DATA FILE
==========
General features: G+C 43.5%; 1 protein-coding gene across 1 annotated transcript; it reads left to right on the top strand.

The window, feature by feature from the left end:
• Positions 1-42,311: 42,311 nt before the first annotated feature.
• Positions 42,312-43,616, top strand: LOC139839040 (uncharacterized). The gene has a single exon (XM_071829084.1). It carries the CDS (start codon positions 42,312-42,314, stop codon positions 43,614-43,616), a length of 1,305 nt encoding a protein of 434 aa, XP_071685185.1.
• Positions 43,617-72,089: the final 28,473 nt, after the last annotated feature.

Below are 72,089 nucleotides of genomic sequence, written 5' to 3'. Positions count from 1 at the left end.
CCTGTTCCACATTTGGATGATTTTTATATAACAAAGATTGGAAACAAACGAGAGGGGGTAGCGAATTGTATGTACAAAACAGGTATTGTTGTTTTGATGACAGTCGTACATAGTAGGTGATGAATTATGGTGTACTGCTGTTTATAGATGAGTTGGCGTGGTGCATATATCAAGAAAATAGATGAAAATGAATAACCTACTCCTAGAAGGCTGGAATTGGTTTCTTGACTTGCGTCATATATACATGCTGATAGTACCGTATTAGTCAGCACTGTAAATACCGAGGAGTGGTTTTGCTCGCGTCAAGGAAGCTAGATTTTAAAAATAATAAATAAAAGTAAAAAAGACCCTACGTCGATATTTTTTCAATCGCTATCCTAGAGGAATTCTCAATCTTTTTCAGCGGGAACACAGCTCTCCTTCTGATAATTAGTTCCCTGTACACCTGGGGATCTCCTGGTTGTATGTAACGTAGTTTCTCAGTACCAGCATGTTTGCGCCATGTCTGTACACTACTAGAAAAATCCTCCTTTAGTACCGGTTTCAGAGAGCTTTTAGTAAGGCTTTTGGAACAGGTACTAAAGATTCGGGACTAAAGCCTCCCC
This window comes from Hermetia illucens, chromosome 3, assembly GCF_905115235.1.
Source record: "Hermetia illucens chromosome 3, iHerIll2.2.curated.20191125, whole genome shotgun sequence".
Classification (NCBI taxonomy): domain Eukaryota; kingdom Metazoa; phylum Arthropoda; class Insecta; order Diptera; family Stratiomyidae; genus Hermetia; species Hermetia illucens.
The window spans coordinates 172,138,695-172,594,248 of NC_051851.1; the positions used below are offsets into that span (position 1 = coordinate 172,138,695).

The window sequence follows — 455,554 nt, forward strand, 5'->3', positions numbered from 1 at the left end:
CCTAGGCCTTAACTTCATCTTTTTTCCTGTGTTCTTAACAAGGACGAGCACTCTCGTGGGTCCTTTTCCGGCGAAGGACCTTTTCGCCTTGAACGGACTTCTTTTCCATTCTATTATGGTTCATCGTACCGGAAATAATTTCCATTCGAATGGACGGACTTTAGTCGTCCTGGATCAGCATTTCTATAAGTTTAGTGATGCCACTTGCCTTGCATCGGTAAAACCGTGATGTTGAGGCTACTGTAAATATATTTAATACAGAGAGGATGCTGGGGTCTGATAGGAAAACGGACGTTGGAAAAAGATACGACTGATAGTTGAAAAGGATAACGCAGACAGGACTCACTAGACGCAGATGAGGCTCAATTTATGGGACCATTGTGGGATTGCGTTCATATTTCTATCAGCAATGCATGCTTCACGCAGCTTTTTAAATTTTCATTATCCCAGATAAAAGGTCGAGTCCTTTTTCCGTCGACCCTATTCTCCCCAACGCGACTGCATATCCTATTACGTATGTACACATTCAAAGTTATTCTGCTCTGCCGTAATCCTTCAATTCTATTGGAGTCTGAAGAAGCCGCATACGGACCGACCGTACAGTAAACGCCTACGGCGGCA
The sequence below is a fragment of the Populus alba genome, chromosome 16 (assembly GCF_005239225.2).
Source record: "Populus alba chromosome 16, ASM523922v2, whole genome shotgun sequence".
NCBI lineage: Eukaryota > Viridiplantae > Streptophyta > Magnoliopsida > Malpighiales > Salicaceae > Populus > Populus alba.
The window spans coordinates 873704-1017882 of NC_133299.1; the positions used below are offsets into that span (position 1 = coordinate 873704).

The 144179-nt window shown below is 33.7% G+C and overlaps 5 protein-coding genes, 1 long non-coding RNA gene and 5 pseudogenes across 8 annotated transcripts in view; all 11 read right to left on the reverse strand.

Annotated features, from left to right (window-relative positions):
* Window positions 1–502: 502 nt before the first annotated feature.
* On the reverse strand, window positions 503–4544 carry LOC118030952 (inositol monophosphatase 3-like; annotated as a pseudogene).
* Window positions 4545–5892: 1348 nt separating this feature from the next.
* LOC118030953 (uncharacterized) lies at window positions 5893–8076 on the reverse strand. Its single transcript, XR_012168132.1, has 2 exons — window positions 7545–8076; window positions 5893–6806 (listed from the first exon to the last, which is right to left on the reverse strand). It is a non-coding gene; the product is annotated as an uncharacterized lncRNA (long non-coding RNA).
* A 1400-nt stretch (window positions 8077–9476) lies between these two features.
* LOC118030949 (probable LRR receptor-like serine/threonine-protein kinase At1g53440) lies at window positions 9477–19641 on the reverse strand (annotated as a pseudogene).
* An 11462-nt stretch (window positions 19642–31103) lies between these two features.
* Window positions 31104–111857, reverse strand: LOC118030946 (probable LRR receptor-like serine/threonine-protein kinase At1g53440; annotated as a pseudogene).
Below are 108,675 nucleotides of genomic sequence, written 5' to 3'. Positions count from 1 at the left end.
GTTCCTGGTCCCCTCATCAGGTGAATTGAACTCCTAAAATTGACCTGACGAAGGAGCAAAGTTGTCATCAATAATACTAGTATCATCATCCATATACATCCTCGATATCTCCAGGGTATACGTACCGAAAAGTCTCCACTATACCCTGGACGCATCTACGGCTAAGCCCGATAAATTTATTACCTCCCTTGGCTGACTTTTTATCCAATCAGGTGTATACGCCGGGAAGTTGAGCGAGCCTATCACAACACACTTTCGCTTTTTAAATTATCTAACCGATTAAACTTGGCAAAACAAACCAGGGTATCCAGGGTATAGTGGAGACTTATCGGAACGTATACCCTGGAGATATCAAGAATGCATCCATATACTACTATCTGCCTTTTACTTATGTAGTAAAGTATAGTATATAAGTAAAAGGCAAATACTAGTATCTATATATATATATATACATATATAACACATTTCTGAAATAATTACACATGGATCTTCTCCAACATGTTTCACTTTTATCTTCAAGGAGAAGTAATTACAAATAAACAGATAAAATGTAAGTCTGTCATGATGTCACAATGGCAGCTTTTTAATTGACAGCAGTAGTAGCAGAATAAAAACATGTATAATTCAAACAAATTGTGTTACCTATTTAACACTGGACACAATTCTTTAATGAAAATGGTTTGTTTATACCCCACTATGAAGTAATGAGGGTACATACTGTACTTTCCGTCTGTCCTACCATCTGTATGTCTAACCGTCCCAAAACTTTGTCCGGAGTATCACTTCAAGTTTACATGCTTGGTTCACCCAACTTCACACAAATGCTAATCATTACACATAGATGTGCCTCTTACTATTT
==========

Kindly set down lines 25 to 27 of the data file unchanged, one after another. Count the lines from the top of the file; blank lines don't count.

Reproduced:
* LOC118030949 (probable LRR receptor-like serine/threonine-protein kinase At1g53440) lies at window positions 9477–19641 on the reverse strand (annotated as a pseudogene).
* An 11462-nt stretch (window positions 19642–31103) lies between these two features.
* Window positions 31104–111857, reverse strand: LOC118030946 (probable LRR receptor-like serine/threonine-protein kinase At1g53440; annotated as a pseudogene).